Literary Doppelgängers Through the Ages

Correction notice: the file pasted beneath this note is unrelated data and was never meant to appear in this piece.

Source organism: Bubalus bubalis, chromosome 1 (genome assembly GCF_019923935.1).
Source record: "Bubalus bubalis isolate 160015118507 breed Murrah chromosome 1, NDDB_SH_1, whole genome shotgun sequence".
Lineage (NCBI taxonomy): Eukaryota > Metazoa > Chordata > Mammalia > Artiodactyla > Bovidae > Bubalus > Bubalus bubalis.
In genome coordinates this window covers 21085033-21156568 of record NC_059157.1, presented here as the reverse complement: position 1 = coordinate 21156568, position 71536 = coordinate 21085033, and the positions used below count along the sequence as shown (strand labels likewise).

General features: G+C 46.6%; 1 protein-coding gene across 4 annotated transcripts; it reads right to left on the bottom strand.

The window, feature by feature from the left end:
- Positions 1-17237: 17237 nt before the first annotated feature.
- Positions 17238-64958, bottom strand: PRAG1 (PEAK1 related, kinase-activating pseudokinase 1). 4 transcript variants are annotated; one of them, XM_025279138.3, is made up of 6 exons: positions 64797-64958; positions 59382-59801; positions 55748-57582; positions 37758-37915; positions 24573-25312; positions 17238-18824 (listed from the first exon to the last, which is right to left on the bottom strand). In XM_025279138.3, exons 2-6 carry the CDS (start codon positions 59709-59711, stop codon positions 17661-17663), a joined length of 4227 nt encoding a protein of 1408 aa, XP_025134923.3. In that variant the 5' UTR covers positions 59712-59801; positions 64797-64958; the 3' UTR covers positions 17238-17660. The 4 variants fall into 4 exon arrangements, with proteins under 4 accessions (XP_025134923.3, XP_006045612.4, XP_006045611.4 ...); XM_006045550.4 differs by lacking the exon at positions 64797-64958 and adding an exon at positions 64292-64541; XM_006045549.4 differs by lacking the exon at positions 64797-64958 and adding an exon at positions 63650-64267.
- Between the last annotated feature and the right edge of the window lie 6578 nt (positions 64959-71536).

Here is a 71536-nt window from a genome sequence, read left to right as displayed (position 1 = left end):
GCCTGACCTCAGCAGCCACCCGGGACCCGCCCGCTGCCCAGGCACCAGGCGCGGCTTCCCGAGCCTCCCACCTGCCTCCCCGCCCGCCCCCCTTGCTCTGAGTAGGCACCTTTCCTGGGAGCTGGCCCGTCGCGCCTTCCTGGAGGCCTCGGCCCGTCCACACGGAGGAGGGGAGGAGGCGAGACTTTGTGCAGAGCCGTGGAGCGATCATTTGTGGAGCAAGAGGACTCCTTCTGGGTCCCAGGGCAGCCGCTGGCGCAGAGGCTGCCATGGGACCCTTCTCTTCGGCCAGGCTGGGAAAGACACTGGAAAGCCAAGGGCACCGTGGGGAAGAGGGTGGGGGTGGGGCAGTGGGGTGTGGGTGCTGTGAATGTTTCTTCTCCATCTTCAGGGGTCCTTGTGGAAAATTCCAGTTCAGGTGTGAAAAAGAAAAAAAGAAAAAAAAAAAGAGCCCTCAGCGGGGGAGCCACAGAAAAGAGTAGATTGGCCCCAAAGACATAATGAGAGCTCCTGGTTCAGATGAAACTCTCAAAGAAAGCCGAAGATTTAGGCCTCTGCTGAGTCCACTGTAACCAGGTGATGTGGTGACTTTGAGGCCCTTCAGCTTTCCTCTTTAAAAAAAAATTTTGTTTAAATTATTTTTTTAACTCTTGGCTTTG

Doppelgängers ran rampart in literature long before the Internet made identity theft a daily occurrence. For the Guardian, Laurence Scott recounts the best books featuring doppelgängers, from Shakespeare to Agatha Christie and Philip Roth to Joanna Kavenna. “There are many ways to steal a face, and not all of them rely on the supernatural,” Scott writes. “The string of murderous misadventures in Patricia Highsmith’s 1950s novel The Talented Mr. Ripley depend on Ripley’s ability to impersonate the privileged Dickie Greenleaf. Here, a lack of technology perpetuates the hoax. In a world before it was possible to verify someone’s identity online, a passing resemblance to Greenleaf’s passport photo and a knack with signatures allow Ripley to draw money from his account and take over the dead man’s life.”

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